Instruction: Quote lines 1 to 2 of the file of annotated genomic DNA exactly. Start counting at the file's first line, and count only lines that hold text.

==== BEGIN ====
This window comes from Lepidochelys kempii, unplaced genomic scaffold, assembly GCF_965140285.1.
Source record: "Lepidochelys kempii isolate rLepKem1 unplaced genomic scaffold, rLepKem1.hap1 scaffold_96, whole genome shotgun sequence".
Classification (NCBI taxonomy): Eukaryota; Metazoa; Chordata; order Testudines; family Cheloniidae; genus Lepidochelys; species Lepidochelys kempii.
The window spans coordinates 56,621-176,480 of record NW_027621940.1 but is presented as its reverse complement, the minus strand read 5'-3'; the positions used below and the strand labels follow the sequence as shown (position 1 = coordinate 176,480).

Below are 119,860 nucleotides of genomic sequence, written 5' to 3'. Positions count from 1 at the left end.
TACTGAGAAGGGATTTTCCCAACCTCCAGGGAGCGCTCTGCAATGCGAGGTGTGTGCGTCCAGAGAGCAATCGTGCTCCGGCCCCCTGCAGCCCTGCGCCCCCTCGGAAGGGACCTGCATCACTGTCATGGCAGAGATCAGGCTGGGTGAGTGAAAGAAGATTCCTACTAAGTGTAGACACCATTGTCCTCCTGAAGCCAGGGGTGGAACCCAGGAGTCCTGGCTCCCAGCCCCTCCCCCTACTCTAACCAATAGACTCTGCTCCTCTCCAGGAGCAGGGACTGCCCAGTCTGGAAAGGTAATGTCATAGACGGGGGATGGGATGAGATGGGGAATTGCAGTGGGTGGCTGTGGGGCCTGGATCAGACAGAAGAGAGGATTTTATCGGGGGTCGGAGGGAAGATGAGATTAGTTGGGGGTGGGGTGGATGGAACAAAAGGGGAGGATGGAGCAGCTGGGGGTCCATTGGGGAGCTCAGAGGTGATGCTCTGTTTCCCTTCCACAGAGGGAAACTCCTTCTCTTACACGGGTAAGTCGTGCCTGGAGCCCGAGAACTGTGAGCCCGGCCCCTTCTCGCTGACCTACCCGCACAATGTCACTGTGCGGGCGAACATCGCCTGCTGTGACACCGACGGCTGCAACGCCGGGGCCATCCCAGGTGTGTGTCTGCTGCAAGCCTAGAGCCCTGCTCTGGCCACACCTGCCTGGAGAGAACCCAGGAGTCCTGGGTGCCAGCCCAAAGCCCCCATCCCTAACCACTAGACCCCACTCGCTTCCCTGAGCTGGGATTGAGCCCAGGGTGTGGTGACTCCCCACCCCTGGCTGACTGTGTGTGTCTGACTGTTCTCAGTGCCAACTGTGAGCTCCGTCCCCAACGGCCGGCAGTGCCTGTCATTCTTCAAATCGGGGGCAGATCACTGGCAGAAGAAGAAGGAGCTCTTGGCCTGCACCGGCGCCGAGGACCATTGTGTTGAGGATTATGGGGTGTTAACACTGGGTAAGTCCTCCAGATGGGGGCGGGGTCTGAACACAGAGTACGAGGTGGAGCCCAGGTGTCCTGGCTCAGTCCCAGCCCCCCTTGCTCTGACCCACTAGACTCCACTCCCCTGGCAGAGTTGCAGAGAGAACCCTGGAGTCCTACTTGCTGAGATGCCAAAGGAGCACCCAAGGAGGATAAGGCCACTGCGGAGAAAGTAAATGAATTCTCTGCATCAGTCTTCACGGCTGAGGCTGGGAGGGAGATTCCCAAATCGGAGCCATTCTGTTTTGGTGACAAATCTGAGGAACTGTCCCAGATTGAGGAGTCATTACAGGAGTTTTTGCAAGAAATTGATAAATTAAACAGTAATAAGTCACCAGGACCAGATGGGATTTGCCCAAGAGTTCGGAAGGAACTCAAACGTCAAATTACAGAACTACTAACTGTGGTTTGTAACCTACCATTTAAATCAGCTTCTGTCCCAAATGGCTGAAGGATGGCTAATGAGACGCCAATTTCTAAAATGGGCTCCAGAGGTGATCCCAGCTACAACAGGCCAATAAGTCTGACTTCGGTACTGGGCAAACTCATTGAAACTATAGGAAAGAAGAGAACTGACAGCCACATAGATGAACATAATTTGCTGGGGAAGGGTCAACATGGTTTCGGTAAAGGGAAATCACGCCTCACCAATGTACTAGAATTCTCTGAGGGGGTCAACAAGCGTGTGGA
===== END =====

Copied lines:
This window comes from Lepidochelys kempii, unplaced genomic scaffold, assembly GCF_965140285.1.
Source record: "Lepidochelys kempii isolate rLepKem1 unplaced genomic scaffold, rLepKem1.hap1 scaffold_96, whole genome shotgun sequence".